How people get knowledge is not all about his mind but also about those around him. Both the language and the way the language is presented to the mind determine what the mind conceives, and the judgment made about it. The scientist can assess how a person perceives his environment, the instructor, and the level of understanding of the individual. Understanding language is similar. In the study of reasoning, perceiving and learning, language presented is a great determiner of the meaning given to the text. Mental ability of individuals is at different levels, and the factors determining the processing of meaning of the text must be put into consideration. In general, language processing plays a great role in the cognitive processing of meaning.
The psychology of memory and comprehension
Short term memory
This is the active or basic memory that stores current information. It is brief and limited as it can only hold few items at the same time. Information can only be kept in the short-term memory for a short time, an approximate duration of 20 to 30 seconds. The duration can, however, be improved by paying more attention which allows the information to move to the long-term memory. The capacity of short-term memory differs with individuals.
Working memory is used interchangeably with short-term memory. The two are however distinct and should be applied differently. Working memory is generally the processes and methods used to store, organize, and change information temporarily. Short-term memory only store information temporarily.
Long-term memory is distinguished from short-term memory the storage capacity and time of storage. Long-term memory has an unlimited storage capacity while the short-term memory has a limited capacity. Short-term memories are always retained in the long-term memories as the storage in short-term memory is limited. Chunking can be used to transfer short-term memory to long-term memory where information is arranged in small portions. Another technique of transferring short-term memory to long-term memory is by rehearsal like when one is preparing for an exam. This needs one to go through the information many times.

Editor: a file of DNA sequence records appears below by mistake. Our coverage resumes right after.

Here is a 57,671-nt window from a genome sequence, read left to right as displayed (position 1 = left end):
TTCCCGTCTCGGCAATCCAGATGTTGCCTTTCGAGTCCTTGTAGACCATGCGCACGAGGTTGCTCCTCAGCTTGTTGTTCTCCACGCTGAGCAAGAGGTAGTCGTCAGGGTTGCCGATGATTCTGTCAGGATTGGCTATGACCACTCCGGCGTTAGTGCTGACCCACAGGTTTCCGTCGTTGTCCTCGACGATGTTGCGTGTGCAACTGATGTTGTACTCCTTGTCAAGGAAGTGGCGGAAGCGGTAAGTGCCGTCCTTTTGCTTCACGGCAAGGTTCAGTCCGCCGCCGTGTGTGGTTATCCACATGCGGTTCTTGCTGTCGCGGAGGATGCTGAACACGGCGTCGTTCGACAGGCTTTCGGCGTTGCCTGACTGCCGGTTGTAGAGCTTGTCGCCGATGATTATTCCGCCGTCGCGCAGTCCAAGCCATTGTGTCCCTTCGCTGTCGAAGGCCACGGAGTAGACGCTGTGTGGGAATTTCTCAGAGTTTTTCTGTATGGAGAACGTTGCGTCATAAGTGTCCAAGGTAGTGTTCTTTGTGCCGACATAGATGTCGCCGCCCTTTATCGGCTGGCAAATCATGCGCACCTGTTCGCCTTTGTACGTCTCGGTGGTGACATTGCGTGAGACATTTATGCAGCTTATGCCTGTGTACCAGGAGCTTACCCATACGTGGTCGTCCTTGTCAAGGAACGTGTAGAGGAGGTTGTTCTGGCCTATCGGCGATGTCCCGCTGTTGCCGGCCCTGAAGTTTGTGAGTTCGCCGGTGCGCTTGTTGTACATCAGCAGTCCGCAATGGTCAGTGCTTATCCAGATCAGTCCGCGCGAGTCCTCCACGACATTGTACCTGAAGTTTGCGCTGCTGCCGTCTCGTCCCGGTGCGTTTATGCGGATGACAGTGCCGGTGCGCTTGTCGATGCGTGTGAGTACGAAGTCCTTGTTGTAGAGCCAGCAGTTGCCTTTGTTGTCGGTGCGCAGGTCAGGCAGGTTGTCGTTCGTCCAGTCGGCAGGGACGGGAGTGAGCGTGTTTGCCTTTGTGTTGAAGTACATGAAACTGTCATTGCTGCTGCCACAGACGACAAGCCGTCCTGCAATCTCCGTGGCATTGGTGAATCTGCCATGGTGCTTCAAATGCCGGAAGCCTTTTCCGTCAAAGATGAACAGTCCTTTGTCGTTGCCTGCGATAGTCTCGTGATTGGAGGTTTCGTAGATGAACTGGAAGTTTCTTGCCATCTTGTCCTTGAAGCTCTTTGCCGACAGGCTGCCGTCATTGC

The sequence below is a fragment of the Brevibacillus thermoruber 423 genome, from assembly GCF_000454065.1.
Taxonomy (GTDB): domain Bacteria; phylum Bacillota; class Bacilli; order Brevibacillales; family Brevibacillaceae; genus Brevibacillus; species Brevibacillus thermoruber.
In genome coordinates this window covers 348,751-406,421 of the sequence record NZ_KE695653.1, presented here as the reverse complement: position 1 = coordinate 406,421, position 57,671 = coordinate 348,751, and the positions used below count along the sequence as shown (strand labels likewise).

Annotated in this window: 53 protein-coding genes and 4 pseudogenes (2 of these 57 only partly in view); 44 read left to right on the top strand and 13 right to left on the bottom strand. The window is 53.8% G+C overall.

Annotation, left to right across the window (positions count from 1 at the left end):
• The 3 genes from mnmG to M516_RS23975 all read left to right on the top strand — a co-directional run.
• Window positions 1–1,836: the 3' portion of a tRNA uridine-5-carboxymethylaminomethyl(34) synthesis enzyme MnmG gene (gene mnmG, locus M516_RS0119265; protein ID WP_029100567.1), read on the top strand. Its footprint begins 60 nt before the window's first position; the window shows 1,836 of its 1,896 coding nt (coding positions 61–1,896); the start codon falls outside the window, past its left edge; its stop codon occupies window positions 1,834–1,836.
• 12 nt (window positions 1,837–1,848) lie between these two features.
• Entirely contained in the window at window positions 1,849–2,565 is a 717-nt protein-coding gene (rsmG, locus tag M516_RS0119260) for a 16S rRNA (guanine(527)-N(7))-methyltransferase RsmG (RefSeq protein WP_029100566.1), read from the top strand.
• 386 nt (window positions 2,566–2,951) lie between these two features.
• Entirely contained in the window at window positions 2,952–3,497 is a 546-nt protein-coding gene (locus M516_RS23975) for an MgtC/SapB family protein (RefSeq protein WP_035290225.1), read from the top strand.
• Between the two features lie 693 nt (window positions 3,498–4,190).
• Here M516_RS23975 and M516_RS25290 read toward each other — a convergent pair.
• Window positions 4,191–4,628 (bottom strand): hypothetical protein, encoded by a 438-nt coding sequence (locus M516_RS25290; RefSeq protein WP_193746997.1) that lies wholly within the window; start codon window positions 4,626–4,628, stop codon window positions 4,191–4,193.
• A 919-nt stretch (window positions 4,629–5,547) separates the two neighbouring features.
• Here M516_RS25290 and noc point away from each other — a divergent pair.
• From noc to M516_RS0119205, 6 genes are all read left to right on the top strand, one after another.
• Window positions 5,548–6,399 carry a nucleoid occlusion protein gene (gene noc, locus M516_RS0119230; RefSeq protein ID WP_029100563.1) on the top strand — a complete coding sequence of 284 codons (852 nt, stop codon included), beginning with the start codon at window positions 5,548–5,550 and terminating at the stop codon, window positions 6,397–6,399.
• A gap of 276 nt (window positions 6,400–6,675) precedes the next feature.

In the process of comprehension, memory is used as when incoming information has some connection with the experience of knowledge. Memory comes into play when the brine attempts to construct an understanding of the information. When the recipient constructs a memory representation, he or she uses as a reference in interpreting current and future encounters. This shows that there is a continuous interaction between memory and comprehension. The interactions have an effect on memory for media events where one need to remember whether some knowledge came from the real life of watching a movie, and view of the world based on the input of the media.
In the process of cognitive learning, the learner goes through a series of steps. Attention is the first step. For learning to begin, the learner must be attentive to their first experience. In class, full of learners, attention is not unlimited and sometimes it is fleeting. According to education psychologists a person with an average capacity can hold two-to-three scholarly activities at the same time. If the task is complex, an average person can handle each at a time.
The next step is to store the acquired information in the storage memory. For information to be learned, it goes through three storage levels. When information is uttered to the audience, the information is first stored in the sensory register. This type of memory can store information encountered for few seconds. If the recipient is more attentive and reads the sentence again, the information will be conceived to the short-term memory. At this level, information can be stored for as long as one minute. If more attention is given to the same information, by rereading, taking notes, and repeating it to you, the information is now likely to move to the long-term memory. In this level of storage, information is stored indefinitely. The capacity of the memory at this level is also unlimited. However, the learner will also have a challenge in finding the stored information there.
When an individual pays attention and stores information in the long-term memory, the brain then organizes the stored information so the learner can retrieve it later. The information is stored and organized in a process known as encoding. Encoding involves several steps such as assigning specific meaning to the information stored or something learned. Retrieval is the opposite of encoding where the whole process is reversed.
When discussing cognitive processing of language and meaning, it is important to mention the two main theories of cognitive learning. Jean Piaget is one of the theorists who believed that knowledge is built step by step. According to Piaget, children acquire knowledge through the daily encounter with new information which allows them to make new a schema. For example, if a child meets a cut for the first time, and happen to have a dog, they are likely to say that the cat is a dog since they have a constructed schema of a dog in their mind which is close to a dog.
Contribution of Memory to Comprehension